O’Reilly Auto Parts handed me a computer last week, for free, to let me analyze my truck’s “Check Engine” light. Not long before, I had taken my car into the service department and was promptly charged $120 to check the engine. They actually couldn’t figure out what was wrong. When the truck light came on, I thought, “Oh no, not another $120.”
I happened to mention it to a friend who told me he purchased a handheld computer testing device from one of the auto parts stores, for about $120.. I then mentioned it to my Dad who said that all the parts stores will either come out and check your car for you (in front of the store, of course), for free, or they’ll just loan it to you for the few minutes it takes you to do it yourself. What a great service. It builds a perfect place for problem solving and conversation beyond “Can I help you find something?” between a customer and your sales team.
- What can you do today to create that conversation platform?
- What are you doing to engage with your customer about the problems they have?
We hear a lot of talk about walking in your customer’s shoes, but do you really stop and look at the problems and questions that a buyer has? In this economy and probably for a long time to come, the buyer has the control and the winners will be those companies that engage with painkillers and not vitamins. Customers want you to solve a problem and when they come into your online store or your bricks and mortar store, they are seeking an answer to the pain they have. Auto parts stores have quietly solved a pain point with a simple device and process. If you can plug in a computer printer, you can plug in one of these devices under your car’s dashboard and out pops an answer on the screen.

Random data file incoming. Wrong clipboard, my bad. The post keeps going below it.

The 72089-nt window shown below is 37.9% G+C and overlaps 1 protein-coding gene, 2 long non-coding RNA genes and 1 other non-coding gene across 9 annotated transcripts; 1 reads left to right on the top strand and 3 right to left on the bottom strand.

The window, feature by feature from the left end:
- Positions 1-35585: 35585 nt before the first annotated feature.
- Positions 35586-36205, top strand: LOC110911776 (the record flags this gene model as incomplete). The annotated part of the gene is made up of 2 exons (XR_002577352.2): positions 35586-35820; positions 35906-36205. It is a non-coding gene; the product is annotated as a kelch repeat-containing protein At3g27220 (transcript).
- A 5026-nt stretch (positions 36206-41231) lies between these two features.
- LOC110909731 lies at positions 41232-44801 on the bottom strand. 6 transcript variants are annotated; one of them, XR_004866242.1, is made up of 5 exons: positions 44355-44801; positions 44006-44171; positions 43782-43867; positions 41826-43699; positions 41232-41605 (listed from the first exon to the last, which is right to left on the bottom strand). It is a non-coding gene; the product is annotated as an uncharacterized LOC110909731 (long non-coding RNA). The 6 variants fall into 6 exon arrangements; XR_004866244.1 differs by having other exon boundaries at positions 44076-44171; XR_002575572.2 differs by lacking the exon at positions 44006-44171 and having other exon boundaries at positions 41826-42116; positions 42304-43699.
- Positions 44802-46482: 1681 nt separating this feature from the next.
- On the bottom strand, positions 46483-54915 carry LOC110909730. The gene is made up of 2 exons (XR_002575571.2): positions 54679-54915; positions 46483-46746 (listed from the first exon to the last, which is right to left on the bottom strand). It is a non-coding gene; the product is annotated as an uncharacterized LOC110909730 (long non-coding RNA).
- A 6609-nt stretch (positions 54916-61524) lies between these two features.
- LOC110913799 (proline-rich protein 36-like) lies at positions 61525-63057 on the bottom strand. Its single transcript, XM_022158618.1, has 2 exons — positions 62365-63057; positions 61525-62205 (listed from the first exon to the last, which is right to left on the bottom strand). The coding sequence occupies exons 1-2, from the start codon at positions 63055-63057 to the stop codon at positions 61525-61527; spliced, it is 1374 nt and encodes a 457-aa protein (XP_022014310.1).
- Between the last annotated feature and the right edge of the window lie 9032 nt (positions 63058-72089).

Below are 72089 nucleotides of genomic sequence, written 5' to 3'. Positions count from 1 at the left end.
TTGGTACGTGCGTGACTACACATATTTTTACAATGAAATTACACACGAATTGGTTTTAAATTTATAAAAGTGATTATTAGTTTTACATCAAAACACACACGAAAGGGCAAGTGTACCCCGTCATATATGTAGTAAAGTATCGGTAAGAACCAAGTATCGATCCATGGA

Think about how to let your customer plug into your expertise in an easy and accessible way.
TJ McCue is founder of Sales Rescue Team and looks for ways to uncover buyer needs and motivation to build sales relationships.